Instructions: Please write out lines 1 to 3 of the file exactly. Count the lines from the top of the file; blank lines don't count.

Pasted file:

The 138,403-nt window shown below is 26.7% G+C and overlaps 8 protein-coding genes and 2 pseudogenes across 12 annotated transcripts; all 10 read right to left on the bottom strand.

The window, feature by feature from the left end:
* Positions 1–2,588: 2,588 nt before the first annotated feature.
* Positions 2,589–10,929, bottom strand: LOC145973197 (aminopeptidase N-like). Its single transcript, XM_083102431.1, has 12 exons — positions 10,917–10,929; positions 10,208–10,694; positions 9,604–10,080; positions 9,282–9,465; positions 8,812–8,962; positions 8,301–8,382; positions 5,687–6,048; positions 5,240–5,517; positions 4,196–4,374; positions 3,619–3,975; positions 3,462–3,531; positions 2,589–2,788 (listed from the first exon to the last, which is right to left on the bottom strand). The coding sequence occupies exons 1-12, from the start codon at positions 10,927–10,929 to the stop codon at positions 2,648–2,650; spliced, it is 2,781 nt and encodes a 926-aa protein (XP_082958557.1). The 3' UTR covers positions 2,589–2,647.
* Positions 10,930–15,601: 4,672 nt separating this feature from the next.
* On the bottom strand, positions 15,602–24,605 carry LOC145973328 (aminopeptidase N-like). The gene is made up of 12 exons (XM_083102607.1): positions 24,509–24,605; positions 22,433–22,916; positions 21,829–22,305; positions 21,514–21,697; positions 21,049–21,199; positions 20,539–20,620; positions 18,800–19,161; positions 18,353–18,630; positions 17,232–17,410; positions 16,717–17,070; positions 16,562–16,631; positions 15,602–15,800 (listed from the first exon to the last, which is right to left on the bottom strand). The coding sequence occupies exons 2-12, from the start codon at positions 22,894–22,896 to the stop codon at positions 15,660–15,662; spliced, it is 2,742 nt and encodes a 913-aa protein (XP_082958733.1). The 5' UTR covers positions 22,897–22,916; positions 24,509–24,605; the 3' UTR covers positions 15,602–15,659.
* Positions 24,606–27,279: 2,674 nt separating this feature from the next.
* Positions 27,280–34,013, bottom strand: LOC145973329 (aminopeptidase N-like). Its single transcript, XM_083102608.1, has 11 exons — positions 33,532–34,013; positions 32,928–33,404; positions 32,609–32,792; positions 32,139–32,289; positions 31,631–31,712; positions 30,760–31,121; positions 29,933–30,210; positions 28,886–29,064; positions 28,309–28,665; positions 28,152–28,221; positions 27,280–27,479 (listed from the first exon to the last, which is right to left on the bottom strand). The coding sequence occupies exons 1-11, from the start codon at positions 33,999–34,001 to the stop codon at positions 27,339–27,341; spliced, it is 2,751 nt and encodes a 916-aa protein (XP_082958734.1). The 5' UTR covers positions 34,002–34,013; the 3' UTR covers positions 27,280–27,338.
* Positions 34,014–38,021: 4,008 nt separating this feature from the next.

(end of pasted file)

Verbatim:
The 138,403-nt window shown below is 26.7% G+C and overlaps 8 protein-coding genes and 2 pseudogenes across 12 annotated transcripts; all 10 read right to left on the bottom strand.

The window, feature by feature from the left end:
* Positions 1–2,588: 2,588 nt before the first annotated feature.